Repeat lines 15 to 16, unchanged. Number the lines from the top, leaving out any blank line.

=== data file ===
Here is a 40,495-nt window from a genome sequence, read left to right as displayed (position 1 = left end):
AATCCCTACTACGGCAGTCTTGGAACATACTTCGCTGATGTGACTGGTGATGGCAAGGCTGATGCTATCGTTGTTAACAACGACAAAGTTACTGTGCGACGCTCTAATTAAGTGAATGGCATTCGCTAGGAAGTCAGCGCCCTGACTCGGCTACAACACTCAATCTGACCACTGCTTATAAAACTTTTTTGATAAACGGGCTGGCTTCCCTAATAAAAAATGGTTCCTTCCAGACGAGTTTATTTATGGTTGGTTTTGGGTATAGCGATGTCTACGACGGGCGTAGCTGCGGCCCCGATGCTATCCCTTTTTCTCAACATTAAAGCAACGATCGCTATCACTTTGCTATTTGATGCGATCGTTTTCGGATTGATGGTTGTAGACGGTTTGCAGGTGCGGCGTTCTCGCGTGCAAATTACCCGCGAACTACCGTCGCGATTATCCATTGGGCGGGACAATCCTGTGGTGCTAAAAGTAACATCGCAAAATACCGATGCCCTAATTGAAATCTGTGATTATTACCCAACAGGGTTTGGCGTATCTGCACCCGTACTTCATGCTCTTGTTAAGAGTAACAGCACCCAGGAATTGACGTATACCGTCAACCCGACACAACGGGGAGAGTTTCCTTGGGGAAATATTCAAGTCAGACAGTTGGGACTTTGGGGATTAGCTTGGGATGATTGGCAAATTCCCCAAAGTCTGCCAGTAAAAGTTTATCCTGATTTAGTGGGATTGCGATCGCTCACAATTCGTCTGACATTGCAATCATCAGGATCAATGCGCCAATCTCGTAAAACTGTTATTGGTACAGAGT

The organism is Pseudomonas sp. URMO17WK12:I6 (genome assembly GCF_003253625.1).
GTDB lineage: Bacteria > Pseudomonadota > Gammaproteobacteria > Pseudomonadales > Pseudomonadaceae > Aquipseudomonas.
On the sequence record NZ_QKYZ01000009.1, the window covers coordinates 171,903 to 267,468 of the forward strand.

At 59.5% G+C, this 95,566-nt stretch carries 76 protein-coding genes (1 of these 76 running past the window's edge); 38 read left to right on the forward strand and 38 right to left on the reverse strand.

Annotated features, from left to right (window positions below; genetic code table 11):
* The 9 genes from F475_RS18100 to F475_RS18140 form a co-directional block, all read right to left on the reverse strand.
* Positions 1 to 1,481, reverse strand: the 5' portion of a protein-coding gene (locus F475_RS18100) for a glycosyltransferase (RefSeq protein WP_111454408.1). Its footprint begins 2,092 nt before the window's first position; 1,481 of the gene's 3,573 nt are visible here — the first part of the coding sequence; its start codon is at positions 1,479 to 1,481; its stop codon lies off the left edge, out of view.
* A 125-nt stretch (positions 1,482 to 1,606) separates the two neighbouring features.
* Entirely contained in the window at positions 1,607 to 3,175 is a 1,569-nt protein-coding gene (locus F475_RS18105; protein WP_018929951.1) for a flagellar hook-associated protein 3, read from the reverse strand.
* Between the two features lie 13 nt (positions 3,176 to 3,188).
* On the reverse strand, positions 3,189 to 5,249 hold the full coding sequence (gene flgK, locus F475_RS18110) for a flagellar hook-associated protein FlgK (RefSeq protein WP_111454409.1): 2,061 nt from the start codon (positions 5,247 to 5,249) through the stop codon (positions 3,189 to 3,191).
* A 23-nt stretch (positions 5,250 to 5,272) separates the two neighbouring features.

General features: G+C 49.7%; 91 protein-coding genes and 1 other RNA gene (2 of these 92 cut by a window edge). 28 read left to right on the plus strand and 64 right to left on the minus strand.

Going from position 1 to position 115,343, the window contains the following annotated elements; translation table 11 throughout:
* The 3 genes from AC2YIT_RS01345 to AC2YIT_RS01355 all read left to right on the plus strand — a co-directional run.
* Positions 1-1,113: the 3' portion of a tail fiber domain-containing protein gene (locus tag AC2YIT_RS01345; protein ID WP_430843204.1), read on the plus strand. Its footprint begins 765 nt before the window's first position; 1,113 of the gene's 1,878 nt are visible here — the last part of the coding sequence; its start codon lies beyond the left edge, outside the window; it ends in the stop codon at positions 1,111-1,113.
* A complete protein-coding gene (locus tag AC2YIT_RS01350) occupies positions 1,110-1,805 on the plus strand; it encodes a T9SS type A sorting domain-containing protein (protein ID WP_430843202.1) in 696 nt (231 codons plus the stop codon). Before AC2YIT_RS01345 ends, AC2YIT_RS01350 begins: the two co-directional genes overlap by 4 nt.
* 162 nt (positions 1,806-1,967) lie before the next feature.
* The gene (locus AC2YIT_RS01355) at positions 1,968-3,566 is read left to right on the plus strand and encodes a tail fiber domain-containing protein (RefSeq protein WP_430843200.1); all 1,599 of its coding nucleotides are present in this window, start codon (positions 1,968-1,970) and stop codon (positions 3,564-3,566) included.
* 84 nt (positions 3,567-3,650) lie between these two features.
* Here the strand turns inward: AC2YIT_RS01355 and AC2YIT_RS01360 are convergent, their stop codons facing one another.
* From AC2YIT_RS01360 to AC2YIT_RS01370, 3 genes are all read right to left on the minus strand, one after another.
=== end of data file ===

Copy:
General features: G+C 49.7%; 91 protein-coding genes and 1 other RNA gene (2 of these 92 cut by a window edge). 28 read left to right on the plus strand and 64 right to left on the minus strand.

Going from position 1 to position 115,343, the window contains the following annotated elements; translation table 11 throughout: